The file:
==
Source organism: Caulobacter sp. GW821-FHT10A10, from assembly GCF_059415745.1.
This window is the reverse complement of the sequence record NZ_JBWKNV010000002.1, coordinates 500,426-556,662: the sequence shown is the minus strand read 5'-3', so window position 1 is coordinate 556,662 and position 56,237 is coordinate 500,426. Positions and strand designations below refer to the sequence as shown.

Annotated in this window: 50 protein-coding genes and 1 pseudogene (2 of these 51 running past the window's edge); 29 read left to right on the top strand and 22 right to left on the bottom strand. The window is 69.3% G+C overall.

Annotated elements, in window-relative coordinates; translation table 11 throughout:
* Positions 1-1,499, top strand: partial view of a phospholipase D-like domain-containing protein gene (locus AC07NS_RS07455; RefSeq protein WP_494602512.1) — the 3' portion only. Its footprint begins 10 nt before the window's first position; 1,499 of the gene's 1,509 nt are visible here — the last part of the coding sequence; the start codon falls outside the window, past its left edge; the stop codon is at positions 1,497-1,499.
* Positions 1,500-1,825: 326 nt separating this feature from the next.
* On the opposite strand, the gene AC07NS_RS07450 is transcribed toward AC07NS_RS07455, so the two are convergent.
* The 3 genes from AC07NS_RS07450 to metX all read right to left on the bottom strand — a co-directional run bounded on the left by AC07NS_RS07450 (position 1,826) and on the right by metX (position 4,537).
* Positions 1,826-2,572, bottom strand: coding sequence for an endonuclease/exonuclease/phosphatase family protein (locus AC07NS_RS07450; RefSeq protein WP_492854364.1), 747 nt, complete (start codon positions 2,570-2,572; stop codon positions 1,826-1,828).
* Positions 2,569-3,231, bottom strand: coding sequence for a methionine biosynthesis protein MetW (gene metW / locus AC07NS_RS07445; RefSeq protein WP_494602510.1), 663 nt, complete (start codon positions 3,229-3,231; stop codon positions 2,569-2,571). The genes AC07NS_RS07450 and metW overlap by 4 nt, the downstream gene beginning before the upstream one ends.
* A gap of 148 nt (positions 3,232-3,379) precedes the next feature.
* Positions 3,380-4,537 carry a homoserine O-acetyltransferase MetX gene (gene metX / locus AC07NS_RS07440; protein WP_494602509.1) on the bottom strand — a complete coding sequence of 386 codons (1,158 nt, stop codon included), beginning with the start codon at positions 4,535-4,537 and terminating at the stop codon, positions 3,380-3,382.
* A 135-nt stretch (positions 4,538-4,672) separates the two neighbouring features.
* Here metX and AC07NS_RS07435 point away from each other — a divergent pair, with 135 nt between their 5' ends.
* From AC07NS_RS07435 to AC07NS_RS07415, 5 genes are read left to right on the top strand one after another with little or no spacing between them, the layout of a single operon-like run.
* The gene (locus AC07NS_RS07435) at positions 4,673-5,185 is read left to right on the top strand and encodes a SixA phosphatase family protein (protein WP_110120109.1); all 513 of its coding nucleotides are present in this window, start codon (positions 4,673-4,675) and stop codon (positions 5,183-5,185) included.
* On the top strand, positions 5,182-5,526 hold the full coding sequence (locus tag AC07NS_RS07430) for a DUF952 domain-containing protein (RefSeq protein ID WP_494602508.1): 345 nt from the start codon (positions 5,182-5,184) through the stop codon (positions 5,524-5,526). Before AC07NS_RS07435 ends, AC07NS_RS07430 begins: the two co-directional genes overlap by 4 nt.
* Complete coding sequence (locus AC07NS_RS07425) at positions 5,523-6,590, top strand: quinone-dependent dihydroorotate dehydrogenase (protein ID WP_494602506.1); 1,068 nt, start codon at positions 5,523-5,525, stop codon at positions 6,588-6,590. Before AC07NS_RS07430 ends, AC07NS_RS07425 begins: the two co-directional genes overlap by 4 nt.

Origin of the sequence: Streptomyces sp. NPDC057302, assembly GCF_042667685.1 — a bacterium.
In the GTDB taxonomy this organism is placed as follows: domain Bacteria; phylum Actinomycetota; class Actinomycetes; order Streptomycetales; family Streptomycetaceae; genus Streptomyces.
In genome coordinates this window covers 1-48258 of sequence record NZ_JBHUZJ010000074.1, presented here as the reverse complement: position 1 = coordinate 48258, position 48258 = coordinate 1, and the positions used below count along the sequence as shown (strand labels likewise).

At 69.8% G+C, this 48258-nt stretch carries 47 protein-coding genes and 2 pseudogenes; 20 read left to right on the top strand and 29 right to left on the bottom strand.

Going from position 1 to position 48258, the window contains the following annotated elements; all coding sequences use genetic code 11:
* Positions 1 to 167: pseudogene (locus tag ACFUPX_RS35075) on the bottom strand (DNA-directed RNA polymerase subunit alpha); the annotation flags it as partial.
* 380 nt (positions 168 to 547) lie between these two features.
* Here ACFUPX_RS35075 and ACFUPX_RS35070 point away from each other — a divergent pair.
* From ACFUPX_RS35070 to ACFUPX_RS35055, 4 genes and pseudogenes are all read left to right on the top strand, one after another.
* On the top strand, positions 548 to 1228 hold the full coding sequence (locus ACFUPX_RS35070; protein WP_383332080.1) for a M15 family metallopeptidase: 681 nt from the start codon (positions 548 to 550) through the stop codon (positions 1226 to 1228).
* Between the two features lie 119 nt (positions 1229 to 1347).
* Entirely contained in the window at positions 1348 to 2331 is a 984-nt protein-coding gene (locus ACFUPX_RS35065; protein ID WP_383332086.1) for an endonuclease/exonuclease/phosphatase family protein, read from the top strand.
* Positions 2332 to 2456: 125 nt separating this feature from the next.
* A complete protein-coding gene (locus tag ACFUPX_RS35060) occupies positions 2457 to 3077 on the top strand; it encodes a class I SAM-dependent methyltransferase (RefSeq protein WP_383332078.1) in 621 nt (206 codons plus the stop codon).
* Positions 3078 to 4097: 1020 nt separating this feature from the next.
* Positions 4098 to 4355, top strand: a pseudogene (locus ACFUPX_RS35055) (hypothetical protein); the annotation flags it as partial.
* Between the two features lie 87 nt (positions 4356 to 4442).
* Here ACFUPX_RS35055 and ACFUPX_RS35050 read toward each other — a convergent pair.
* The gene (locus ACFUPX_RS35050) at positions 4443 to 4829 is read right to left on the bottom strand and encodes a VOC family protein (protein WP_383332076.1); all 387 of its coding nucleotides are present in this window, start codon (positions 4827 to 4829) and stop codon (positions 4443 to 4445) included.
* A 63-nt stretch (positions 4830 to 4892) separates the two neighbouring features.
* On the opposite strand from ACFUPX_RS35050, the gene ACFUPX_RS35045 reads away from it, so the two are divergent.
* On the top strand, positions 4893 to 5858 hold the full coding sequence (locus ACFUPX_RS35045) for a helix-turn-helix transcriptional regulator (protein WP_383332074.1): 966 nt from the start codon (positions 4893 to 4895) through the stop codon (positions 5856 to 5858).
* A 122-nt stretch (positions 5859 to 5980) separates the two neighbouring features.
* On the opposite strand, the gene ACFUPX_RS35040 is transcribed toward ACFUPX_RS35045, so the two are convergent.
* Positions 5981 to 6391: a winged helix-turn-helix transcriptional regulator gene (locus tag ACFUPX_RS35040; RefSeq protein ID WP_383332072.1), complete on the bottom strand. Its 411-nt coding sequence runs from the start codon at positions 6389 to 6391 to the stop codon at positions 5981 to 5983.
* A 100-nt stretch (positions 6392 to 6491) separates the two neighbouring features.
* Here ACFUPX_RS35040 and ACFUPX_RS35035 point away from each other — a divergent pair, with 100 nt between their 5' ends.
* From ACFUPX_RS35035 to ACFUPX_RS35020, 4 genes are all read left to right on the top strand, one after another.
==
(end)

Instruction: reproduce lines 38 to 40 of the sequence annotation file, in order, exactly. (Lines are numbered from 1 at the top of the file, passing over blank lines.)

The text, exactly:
* A 63-nt stretch (positions 4830 to 4892) separates the two neighbouring features.
* On the opposite strand from ACFUPX_RS35050, the gene ACFUPX_RS35045 reads away from it, so the two are divergent.
* On the top strand, positions 4893 to 5858 hold the full coding sequence (locus ACFUPX_RS35045) for a helix-turn-helix transcriptional regulator (protein WP_383332074.1): 966 nt from the start codon (positions 4893 to 4895) through the stop codon (positions 5856 to 5858).